The Observer of Management Education|December 2019
How do feel when you look at someone else’s perfectly curated Instagram feed? Does it make you seethe with jealousy? Those feelings are not limited to social media. They can be just as pronounced in the workplace. When you’re in a meeting, you probably don’t enjoy listening to a colleague’s recounting their tales of unfettered professional success.If you’re highly successful, your achievements are obvious. It’s more novel and inspiring for others to learn about your mistakes.” “What’s exciting about this research is that we’re trying to chip away at the resentment that comes with envy and move people toward admiration instead,” she says. “One way to do that is to acknowledge your struggles or shortcomings.”
New research says high-achievers can win over their colleagues with a simple approach: by sharing the failures they encountered on the path to success. Yes, team failure is difficult, but it’s also an inevitable part of the business world. If your team hopes to have any kind of sustained success, you’re occasionally going to run into setbacks, and you’re going to have to learn not only how to bounce back but how to thrive in the wake of failure. As a manager, these moments are the most crucial. When everything is going great, you just need to keep the team pointed in the right direction, but when things go wrong, it falls to you to rally the troops and right the ship. So, how exactly does a good leader do that?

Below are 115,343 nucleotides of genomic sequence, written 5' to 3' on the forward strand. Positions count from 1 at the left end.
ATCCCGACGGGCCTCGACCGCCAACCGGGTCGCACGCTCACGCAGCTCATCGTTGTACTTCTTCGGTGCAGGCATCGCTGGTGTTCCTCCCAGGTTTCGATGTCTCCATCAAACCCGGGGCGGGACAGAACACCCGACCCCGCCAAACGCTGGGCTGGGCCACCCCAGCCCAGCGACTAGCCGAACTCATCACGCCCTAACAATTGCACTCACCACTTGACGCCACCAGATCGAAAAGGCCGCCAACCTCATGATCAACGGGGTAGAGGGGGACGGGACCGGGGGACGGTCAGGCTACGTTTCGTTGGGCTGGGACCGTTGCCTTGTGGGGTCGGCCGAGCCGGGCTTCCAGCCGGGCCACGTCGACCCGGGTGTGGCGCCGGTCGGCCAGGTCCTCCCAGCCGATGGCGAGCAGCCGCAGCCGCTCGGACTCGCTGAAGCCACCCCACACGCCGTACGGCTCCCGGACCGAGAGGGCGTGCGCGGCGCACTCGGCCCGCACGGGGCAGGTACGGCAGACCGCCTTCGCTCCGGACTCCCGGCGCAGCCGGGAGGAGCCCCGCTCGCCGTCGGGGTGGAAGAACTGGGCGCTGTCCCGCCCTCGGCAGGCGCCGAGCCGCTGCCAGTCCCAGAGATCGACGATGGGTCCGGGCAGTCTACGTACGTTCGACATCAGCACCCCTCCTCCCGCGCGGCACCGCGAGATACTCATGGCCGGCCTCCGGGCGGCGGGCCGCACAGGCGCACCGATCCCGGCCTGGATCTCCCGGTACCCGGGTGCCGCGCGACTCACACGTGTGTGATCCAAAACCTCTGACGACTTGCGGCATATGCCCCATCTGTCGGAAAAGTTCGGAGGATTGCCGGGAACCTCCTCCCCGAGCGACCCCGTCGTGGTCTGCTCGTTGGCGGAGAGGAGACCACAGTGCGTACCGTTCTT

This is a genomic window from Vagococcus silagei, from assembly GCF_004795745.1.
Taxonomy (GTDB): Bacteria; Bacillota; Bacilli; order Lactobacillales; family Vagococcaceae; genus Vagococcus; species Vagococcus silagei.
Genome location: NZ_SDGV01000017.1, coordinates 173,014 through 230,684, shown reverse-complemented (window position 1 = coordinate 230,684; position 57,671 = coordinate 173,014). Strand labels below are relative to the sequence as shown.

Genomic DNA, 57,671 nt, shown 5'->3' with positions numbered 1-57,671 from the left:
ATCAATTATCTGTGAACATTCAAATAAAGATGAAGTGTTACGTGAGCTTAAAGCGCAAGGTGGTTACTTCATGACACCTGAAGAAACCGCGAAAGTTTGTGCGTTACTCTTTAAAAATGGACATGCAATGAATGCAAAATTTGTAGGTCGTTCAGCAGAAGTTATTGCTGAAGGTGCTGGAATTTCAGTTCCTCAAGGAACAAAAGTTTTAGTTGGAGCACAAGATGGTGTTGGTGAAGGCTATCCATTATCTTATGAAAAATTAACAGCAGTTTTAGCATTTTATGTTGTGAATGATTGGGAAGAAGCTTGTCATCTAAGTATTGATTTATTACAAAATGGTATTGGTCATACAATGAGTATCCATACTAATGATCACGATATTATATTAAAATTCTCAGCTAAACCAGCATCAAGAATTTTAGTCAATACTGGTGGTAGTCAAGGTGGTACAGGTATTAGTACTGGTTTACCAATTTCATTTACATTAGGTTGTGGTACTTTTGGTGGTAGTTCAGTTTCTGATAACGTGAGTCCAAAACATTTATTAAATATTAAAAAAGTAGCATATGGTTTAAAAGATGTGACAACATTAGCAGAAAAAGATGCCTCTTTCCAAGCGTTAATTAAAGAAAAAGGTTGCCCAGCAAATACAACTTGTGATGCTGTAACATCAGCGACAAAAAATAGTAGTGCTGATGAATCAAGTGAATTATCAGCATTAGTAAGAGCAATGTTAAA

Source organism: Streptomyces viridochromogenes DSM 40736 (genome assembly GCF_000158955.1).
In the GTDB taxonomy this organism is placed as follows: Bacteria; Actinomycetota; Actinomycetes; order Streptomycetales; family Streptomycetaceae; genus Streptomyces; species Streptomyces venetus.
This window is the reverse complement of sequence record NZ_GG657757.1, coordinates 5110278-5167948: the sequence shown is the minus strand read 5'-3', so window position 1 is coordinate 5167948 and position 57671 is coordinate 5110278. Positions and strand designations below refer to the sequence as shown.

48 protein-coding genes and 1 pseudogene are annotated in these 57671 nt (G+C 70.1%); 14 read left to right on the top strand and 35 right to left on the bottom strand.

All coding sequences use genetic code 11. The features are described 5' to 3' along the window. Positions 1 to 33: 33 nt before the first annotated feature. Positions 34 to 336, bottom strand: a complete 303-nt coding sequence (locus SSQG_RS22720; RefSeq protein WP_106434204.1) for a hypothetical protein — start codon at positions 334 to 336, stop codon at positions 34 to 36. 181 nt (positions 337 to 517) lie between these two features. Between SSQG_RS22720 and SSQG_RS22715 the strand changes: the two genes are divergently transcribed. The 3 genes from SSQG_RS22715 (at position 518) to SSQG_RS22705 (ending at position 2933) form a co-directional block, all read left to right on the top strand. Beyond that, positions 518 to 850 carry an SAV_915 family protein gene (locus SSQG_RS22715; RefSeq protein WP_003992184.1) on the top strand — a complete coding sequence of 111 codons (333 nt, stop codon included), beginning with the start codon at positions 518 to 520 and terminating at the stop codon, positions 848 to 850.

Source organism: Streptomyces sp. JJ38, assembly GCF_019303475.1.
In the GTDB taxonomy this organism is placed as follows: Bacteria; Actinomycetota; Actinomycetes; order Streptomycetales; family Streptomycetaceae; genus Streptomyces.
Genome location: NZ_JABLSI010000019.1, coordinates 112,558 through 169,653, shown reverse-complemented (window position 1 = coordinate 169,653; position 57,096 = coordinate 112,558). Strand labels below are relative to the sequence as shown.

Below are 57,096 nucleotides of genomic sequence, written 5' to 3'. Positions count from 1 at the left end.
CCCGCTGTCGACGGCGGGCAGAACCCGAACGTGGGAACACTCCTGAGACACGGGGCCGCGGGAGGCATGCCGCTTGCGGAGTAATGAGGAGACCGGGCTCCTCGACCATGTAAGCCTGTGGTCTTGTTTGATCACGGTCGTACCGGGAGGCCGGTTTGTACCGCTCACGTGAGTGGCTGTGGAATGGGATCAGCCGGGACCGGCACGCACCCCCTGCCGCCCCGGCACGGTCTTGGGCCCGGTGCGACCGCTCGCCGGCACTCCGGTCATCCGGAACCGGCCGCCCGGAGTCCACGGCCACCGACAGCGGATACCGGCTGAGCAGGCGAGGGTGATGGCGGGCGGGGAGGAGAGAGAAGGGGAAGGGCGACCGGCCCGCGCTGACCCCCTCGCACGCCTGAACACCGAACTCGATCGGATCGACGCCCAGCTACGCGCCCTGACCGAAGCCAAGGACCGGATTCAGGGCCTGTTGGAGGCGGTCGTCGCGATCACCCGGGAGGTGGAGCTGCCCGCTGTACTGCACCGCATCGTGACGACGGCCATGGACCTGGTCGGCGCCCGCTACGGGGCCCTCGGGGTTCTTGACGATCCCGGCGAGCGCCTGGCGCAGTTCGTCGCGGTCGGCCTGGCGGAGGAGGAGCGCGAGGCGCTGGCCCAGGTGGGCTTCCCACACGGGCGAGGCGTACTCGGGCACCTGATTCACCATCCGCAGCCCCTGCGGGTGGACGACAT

In the early stages of their careers, people often try to learn from the experience of others because they lack experience themselves. They observe role models or study well-known leaders. They seek advice from experienced leaders or read case studies and biographies about how they achieved success. Role models and their successful experiences provide invaluable guidance on how to replicate their success.
As their responsibilities increase, most senior executives realize that case studies about the achievements of others lack relevance to their own context and that their own experience is not only unique but also one of the richest sources of learning.
Confessing our setbacks is counterintuitive; we tend to talk up achievements and hide failures. But successful leaders who only crow about achievements can come across as egotistical showoffs, stirring up “malicious envy” in their peers. Malicious envy is a destructive emotion that makes people feel inferior by comparison, even to the point of wishing they could tear down the successful person. As prior research has shown, this type of envy can be toxic in the work-place, stifling worker productivity, leading employees to behave less cooperatively, interfering with group cohesion, and making people feel more justified in behaving unethically.
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